Page:Popular Science Monthly Volume 44.djvu/105

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97
VEGETABLE DIET.

air-baths in the woods and on the hills, swimming and gymnastics, everything on the simplest and most economical lines, as they are mainly written for schools and the middle classes, where expensive adjuncts must be omitted. No medicines are tolerated by the strict vegetarian; everything is cured by diet, exercise, water, hot or cold, or in the shape of steam.

There are now all over Germany and Austria a great number of what are called "Nature doctors," who cure on these principles, though they need not necessarily be vegetarians. The poor prefer them, as they are often men well off, who have a vocation for this calling; the medicaments cost very little or nothing. Father Sebastian Kneipp, at Wörichshofen in Swabia, belongs to this class, and the thousands he cures every year have made his name famous in all the German-speaking lands. He too deprecates the use of much meat. Everywhere baths and sanatoriums are springing up where cures with these simple means alone are effected, and medicines utterly discarded. The Hygeia, a publication founded by the well-known Dr. Paul Niemeyer, and edited at Munich by his disciple and successor. Dr. Gerster, is one of the many organs of the new and independent school; many doctors and a few laymen write in it. It is interesting and amusing, full of unexpected information, and much read by the most intelligent section of the public. The German vegetarian books are full of a number of excellent recipes for dishes of all kinds, suited to every time of the year and to different countries, which is most important, for the new-fledged vegetarian always thinks he is going to die of hunger. In the preparation of vegetables the German Pythagoreans bear off the palm, and I am bound to say that even their puddings and sweets are better than those known to the meat-eater. From what I have heard of English vegetarianism, I fancy that the movement, which in many respects might prove so useful, is much impeded by the inadequate way in which the vegetables are cooked, and until this defect is thoroughly remedied, and a greater variety is introduced into the vegetarian bill of fare, there is no prospect of an extension, which might prove so great a boon to the poorer classes.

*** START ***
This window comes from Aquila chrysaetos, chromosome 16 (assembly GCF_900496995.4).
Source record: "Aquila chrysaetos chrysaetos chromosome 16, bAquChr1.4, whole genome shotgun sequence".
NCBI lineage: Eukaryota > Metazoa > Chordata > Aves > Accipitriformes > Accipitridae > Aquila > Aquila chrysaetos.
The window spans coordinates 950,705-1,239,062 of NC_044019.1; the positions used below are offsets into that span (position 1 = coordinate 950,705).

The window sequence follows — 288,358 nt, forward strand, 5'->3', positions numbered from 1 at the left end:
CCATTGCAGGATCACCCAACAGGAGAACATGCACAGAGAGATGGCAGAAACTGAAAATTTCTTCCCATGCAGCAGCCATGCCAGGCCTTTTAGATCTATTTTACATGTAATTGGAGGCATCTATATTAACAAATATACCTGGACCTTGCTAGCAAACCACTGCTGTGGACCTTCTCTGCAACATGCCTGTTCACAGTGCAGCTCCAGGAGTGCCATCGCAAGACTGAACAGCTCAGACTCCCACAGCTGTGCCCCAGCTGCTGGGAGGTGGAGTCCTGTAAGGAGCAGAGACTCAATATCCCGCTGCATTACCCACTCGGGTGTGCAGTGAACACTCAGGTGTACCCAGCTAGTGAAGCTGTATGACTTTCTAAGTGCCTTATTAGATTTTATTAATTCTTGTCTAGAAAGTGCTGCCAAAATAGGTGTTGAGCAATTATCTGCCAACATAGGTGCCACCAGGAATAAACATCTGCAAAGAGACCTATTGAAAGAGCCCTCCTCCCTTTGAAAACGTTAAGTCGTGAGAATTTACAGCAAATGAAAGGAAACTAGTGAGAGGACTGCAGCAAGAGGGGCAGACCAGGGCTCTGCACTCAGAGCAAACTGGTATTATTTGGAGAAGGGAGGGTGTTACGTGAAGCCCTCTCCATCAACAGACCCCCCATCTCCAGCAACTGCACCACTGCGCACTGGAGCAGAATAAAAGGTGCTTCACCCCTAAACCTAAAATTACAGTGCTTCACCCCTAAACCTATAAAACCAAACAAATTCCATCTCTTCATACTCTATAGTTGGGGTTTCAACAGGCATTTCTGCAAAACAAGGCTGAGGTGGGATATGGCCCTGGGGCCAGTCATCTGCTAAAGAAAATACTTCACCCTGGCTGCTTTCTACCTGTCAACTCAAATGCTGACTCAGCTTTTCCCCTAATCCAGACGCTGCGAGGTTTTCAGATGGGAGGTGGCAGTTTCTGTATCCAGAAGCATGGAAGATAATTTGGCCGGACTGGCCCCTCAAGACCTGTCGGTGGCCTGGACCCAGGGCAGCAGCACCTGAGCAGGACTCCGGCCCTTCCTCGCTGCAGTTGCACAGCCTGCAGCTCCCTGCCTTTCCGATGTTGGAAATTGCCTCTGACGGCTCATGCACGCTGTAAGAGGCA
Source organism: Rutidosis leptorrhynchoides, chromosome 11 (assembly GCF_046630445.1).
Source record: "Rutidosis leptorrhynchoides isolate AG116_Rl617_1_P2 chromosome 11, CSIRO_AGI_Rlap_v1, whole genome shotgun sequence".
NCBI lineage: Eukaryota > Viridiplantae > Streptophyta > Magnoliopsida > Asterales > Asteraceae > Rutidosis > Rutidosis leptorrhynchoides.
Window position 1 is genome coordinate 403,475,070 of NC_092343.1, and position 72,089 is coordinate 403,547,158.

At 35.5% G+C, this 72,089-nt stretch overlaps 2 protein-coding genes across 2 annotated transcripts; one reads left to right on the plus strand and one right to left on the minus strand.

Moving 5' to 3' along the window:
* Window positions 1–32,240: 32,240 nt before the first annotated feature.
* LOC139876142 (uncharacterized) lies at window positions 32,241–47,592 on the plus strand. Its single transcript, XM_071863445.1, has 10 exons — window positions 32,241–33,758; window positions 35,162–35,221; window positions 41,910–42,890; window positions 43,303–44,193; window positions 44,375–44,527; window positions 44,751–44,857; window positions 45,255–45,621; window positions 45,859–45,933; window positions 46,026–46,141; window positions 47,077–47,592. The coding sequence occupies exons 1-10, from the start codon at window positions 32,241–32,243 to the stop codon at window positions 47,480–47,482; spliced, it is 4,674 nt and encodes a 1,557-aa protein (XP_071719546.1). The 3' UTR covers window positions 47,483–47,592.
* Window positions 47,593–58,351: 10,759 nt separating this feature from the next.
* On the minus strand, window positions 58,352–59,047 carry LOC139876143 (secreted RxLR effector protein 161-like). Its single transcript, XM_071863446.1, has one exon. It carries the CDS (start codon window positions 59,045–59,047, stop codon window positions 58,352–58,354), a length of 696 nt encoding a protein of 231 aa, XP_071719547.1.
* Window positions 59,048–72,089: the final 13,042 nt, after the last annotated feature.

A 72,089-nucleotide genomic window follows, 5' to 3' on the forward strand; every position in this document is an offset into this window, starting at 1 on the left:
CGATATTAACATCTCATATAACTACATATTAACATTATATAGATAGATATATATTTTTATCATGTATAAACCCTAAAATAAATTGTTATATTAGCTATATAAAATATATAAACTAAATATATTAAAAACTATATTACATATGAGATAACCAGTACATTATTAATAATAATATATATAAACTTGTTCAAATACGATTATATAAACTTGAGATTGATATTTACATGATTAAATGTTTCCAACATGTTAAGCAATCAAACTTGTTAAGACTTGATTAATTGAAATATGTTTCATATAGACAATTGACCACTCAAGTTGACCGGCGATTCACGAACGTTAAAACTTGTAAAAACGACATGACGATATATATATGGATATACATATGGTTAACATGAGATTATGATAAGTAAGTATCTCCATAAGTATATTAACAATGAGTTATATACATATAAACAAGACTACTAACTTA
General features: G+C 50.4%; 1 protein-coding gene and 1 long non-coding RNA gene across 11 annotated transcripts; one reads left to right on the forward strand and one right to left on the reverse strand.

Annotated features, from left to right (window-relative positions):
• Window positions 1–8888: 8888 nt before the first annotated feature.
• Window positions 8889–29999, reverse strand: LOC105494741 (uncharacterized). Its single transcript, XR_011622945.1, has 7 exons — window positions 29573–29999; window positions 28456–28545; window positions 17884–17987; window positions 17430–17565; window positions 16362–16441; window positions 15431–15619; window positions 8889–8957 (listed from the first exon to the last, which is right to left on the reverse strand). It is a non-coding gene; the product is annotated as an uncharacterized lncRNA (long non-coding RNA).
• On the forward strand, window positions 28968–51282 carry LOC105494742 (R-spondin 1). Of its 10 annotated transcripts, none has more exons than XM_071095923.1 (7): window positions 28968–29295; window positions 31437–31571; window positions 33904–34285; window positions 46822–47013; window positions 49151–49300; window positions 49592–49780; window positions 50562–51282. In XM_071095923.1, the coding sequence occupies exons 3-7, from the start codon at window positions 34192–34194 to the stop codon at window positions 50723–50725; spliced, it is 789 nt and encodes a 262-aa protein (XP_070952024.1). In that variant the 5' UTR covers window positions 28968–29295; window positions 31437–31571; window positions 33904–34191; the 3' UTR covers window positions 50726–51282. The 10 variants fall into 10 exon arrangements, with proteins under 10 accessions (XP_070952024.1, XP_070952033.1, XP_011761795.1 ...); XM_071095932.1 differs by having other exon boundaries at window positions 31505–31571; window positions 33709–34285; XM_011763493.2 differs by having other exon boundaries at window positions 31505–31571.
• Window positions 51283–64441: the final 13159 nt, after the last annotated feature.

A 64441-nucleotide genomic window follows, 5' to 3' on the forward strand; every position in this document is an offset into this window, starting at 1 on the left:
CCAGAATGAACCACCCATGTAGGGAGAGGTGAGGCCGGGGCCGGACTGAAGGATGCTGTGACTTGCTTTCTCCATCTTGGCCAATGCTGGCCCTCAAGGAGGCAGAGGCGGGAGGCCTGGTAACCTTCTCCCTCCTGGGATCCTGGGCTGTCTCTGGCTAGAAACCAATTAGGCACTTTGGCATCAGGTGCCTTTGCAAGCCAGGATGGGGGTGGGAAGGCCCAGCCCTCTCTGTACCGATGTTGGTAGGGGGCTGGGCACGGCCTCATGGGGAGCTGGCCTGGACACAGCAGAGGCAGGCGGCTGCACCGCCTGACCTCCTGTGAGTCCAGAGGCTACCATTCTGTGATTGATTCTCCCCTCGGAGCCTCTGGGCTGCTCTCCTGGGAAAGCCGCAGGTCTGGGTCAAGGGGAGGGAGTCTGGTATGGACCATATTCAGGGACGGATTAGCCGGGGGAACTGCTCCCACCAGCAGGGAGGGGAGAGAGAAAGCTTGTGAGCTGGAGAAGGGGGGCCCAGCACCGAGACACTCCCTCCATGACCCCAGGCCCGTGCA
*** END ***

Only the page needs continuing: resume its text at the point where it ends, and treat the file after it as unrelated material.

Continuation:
In spite of the persuasive language of my books, and the promise of health and happiness, I could not, somehow, make up my mind to take a step which I imagined would in a certain way cut me off from my fellow-creatures; and it was not till rather more than a year ago, when I was obliged to read up certain papers about the transport of cattle and slaughter-houses, that the irresistible conviction came upon me that I must choose between giving up the eating of animal food or my peace of mind.

Years ago, when I lived in Italy, this same subject had given me much pain. At Rome it was the habit for every butcher to